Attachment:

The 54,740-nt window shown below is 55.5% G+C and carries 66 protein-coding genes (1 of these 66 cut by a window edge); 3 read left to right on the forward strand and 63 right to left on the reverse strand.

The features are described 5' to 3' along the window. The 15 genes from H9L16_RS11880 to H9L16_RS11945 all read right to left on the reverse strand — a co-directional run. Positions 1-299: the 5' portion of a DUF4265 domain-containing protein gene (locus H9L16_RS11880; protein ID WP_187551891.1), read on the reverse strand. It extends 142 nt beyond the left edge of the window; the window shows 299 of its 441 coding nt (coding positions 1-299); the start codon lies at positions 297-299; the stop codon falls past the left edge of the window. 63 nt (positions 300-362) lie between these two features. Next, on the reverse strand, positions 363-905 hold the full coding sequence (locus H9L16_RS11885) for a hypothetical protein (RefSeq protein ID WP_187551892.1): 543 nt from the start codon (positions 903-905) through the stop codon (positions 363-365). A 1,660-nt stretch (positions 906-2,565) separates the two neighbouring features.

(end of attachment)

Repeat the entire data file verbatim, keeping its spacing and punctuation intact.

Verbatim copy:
The 54,740-nt window shown below is 55.5% G+C and carries 66 protein-coding genes (1 of these 66 cut by a window edge); 3 read left to right on the forward strand and 63 right to left on the reverse strand.

The features are described 5' to 3' along the window. The 15 genes from H9L16_RS11880 to H9L16_RS11945 all read right to left on the reverse strand — a co-directional run. Positions 1-299: the 5' portion of a DUF4265 domain-containing protein gene (locus H9L16_RS11880; protein ID WP_187551891.1), read on the reverse strand. It extends 142 nt beyond the left edge of the window; the window shows 299 of its 441 coding nt (coding positions 1-299); the start codon lies at positions 297-299; the stop codon falls past the left edge of the window. 63 nt (positions 300-362) lie between these two features. Next, on the reverse strand, positions 363-905 hold the full coding sequence (locus H9L16_RS11885) for a hypothetical protein (RefSeq protein ID WP_187551892.1): 543 nt from the start codon (positions 903-905) through the stop codon (positions 363-365). A 1,660-nt stretch (positions 906-2,565) separates the two neighbouring features.